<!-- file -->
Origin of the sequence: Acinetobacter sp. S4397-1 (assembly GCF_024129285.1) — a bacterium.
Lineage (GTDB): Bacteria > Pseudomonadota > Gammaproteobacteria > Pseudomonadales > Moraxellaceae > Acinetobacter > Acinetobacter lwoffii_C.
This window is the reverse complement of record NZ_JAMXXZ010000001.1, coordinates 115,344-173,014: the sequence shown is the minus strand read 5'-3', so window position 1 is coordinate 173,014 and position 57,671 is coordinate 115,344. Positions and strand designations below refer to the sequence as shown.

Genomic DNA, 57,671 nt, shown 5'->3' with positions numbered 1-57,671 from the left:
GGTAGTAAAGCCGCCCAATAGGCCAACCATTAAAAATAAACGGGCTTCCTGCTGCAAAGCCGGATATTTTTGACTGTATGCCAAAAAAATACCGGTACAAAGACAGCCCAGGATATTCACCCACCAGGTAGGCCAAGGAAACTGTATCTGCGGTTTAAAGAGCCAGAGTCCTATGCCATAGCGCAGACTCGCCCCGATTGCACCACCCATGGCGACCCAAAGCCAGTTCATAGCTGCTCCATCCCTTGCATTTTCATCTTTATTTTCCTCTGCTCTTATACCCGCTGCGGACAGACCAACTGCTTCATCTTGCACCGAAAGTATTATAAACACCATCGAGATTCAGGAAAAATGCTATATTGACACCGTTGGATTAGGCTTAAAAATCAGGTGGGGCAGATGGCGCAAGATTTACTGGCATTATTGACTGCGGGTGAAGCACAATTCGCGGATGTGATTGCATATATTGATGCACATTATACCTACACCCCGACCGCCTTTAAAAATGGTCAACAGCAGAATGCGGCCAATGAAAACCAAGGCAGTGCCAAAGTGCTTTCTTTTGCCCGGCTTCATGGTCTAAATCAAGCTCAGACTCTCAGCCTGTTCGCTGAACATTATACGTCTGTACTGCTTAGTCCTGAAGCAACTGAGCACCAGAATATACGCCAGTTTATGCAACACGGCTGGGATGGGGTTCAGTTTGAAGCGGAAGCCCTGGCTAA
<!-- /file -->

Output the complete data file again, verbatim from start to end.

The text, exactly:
Origin of the sequence: Acinetobacter sp. S4397-1 (assembly GCF_024129285.1) — a bacterium.
Lineage (GTDB): Bacteria > Pseudomonadota > Gammaproteobacteria > Pseudomonadales > Moraxellaceae > Acinetobacter > Acinetobacter lwoffii_C.
This window is the reverse complement of record NZ_JAMXXZ010000001.1, coordinates 115,344-173,014: the sequence shown is the minus strand read 5'-3', so window position 1 is coordinate 173,014 and position 57,671 is coordinate 115,344. Positions and strand designations below refer to the sequence as shown.

Genomic DNA, 57,671 nt, shown 5'->3' with positions numbered 1-57,671 from the left:
GGTAGTAAAGCCGCCCAATAGGCCAACCATTAAAAATAAACGGGCTTCCTGCTGCAAAGCCGGATATTTTTGACTGTATGCCAAAAAAATACCGGTACAAAGACAGCCCAGGATATTCACCCACCAGGTAGGCCAAGGAAACTGTATCTGCGGTTTAAAGAGCCAGAGTCCTATGCCATAGCGCAGACTCGCCCCGATTGCACCACCCATGGCGACCCAAAGCCAGTTCATAGCTGCTCCATCCCTTGCATTTTCATCTTTATTTTCCTCTGCTCTTATACCCGCTGCGGACAGACCAACTGCTTCATCTTGCACCGAAAGTATTATAAACACCATCGAGATTCAGGAAAAATGCTATATTGACACCGTTGGATTAGGCTTAAAAATCAGGTGGGGCAGATGGCGCAAGATTTACTGGCATTATTGACTGCGGGTGAAGCACAATTCGCGGATGTGATTGCATATATTGATGCACATTATACCTACACCCCGACCGCCTTTAAAAATGGTCAACAGCAGAATGCGGCCAATGAAAACCAAGGCAGTGCCAAAGTGCTTTCTTTTGCCCGGCTTCATGGTCTAAATCAAGCTCAGACTCTCAGCCTGTTCGCTGAACATTATACGTCTGTACTGCTTAGTCCTGAAGCAACTGAGCACCAGAATATACGCCAGTTTATGCAACACGGCTGGGATGGGGTTCAGTTTGAAGCGGAAGCCCTGGCTAA